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Centralizing state and data handling with React Hooks: on the road to reusable components

Mar 7th 2022 engineering

Centralizing state and data handling with React Hooks: on the road to reusable components

Application development is often reactive. We see the need, we deliver the solution as fast as possible. During this fast software cycle, we gather requirements and implement them as soon as they appear. I’m not talking about quick and dirty. I’m referring to using the best RAD practices – rapid application development.

The RAD cycle is as follows: you implement great core features (MVP-style), relying on years of experience to create maintainable code. But over time, several things occur: requirements change, more code gets written, and the codebase starts to rebel against your intuitively brilliant but perhaps not fully robust architecture. So you start refactoring. Also, you discover that technology changes, offering new ways to make your code simpler, cleaner, and more powerful.

Enter game changer React Hooks. And, a fast growing business that requires you to rewrite your application with loads of new features.

Rewrite – from scratch. Life offers a second opportunity.

How React Hooks saved our administration application

Application development can also be pro(Re)active. Our administration application is data-intensive. Previously, many separate (and competing) components had managed their data independently – connecting, formatting, displaying, updating, etc..

The requirements of an Admin application

An Admin application is a good candidate for centralizing data handling. Administrators need to see the data as is, so the onscreen views usually match the structure of the underlying data. So, while our client-facing dashboard presents functional views for business users, an administrator needs to see user or client subscription information in a consistent and straightforward manner.

What we needed was a more scalable solution. Since we pull data from multiple sources – all accessible via one API with many endpoints – we wanted to centralize the common aspects of data handling. This not only gave us immediate benefits (better testing, caching, syncing, standard typing), it facilitated and simplified future data integrations.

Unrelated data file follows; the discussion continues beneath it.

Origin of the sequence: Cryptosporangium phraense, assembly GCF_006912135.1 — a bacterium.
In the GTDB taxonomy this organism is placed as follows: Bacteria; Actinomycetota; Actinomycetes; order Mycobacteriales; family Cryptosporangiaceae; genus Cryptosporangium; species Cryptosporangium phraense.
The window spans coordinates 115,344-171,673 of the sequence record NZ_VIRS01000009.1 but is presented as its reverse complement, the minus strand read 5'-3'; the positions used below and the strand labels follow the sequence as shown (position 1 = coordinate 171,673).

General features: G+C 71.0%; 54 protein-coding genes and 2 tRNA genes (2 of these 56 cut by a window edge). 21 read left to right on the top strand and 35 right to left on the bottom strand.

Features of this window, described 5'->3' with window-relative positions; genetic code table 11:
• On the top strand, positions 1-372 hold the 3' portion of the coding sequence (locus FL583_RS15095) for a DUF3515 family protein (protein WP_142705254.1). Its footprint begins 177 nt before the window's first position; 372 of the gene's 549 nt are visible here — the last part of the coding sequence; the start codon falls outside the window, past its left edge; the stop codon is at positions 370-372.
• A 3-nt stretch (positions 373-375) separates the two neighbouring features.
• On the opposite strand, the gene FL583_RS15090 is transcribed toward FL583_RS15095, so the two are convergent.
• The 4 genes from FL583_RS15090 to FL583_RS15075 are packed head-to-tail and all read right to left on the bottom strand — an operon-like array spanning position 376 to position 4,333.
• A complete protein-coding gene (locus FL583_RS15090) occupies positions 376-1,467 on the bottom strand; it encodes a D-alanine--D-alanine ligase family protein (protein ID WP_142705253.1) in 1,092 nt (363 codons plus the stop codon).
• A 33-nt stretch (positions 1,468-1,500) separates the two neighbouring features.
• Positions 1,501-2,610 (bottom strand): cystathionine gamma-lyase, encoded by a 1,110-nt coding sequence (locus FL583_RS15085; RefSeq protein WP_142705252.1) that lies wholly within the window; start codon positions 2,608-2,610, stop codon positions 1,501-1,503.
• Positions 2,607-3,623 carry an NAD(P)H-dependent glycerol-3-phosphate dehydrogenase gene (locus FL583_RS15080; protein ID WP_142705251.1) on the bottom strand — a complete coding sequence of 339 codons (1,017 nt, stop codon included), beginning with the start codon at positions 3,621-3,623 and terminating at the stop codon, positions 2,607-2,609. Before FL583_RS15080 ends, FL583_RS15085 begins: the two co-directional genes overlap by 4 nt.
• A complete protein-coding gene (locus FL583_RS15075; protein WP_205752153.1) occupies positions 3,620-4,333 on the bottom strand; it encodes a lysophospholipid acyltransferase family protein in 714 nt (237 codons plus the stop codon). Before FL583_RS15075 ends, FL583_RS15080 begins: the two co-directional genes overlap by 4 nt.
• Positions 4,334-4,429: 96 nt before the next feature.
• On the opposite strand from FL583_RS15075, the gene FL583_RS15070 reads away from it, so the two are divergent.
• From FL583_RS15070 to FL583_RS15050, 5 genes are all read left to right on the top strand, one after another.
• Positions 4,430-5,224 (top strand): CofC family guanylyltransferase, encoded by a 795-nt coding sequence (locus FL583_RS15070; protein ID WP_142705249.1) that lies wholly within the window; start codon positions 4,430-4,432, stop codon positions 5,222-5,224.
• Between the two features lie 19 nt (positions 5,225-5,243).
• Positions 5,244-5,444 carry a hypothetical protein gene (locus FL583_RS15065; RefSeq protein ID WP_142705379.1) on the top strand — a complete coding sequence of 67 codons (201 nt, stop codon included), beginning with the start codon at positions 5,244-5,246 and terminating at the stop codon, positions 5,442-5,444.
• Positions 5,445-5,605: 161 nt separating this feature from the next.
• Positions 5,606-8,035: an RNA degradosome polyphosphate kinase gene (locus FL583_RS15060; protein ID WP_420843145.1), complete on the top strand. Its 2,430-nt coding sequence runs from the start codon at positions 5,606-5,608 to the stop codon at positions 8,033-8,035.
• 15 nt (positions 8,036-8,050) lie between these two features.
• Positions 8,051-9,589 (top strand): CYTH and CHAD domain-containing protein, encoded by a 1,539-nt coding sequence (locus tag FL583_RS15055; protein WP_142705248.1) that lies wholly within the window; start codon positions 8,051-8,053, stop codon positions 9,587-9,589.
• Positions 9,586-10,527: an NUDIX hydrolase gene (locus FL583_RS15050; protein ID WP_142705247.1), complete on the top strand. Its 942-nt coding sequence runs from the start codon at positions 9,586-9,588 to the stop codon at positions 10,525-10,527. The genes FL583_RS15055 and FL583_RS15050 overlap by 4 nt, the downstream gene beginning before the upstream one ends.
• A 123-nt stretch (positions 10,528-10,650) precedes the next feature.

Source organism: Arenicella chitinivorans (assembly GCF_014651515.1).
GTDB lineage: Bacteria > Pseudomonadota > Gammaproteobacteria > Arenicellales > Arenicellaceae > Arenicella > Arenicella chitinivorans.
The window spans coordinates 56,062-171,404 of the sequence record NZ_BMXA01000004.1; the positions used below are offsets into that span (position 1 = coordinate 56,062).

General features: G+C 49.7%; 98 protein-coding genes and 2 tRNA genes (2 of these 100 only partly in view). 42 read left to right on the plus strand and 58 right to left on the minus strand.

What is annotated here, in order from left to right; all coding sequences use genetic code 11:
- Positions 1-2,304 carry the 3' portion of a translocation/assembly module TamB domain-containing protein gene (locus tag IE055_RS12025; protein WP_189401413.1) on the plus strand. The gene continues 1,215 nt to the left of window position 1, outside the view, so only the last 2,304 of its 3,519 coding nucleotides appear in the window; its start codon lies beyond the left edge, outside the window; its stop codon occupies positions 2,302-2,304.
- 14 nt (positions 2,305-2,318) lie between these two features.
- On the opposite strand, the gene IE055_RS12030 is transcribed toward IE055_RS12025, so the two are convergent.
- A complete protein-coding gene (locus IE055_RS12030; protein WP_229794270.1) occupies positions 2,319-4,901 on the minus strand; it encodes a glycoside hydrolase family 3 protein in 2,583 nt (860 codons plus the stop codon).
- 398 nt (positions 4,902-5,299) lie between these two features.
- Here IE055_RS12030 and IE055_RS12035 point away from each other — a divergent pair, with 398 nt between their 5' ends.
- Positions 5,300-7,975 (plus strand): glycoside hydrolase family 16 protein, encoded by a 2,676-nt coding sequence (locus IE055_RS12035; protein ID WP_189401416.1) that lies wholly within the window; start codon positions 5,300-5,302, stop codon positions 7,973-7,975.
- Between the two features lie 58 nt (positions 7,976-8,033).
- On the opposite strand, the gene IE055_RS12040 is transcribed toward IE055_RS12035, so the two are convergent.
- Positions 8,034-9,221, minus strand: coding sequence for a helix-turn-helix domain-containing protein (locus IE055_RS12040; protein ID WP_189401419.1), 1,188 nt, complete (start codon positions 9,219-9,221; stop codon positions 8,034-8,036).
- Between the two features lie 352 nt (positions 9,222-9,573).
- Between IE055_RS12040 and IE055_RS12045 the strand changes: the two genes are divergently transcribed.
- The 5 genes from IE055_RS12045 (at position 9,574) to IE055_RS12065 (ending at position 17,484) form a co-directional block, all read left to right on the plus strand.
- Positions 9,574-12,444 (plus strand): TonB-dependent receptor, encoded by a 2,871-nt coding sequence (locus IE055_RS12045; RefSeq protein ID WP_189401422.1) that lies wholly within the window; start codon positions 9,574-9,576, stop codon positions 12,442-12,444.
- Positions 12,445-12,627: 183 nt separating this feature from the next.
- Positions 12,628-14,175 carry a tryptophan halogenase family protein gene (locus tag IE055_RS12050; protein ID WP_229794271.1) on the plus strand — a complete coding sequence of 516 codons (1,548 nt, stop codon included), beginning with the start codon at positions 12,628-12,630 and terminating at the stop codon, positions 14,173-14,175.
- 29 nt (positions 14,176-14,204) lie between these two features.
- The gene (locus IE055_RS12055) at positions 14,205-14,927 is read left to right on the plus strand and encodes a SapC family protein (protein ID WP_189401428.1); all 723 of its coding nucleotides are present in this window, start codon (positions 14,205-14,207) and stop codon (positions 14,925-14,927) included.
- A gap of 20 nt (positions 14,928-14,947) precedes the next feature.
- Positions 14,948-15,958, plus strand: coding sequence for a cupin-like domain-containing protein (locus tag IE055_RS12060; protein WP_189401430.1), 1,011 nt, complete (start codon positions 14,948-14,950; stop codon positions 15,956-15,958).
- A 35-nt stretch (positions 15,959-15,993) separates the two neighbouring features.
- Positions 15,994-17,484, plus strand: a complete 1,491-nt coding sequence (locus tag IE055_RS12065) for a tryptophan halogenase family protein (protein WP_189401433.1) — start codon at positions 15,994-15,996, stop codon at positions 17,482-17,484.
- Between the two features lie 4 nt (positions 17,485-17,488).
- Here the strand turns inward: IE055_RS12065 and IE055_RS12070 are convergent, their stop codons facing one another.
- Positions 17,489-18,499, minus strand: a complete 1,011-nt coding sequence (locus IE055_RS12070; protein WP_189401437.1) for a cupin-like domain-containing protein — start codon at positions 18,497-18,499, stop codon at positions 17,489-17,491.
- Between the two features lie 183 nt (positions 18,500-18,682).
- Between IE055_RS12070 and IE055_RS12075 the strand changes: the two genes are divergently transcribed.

A customized hook

We implemented a custom React hook called useData, which manages and therefore centralizes all data-retrieval API calls, data exchanges, type checking, caching, and other such data-based functionality. The caching alone enhanced user-facing speed enormously.

Equally important, the speed and centralization enabled our front-end developers to reuse their components and UI elements in different parts of the interface. Such reusability created a feature-rich, user-friendly UI/UX without front-end developers needing to maintain unique state information within each component. Lastly, under the hood, data reusability enabled a coherence in the models that drove the front-end functionality.

We will discuss front-end benefits of React hooks in future articles; this article is about how we served the front-end with a reliable and scalable layer of data handling.

How our useData hook centralized the process

We use different data sources, some more complex than others but all following the same JsonAPI specification. Additionally, they all have the same needs – a means to:

  • Retrieve data
  • Deserialize and format it
  • Validate its format
  • Perform error handling (data quality, network)
  • Synchronize with app refreshes and other data/workflows
  • Cache the data and keep it up to date

Enough talking, here’s our useData hook code:

import { useCallback } from 'react';
import { useQuery, useQueryClient } from 'react-query';
import { ZodObject, infer as Infer } from 'zod';
import { useApi } from 'hooks';
import { metaBuilder, MetaInstance } from 'models';

interface Options {
  forceCallApi?: boolean;
  preventGetData?: boolean;

interface ApiData<T> {
  data?: T;
  meta?: MetaInstance;

export interface DataResult<Output> {
  data?: Output;
  meta: any;
  loading: boolean;
  errors: Error[];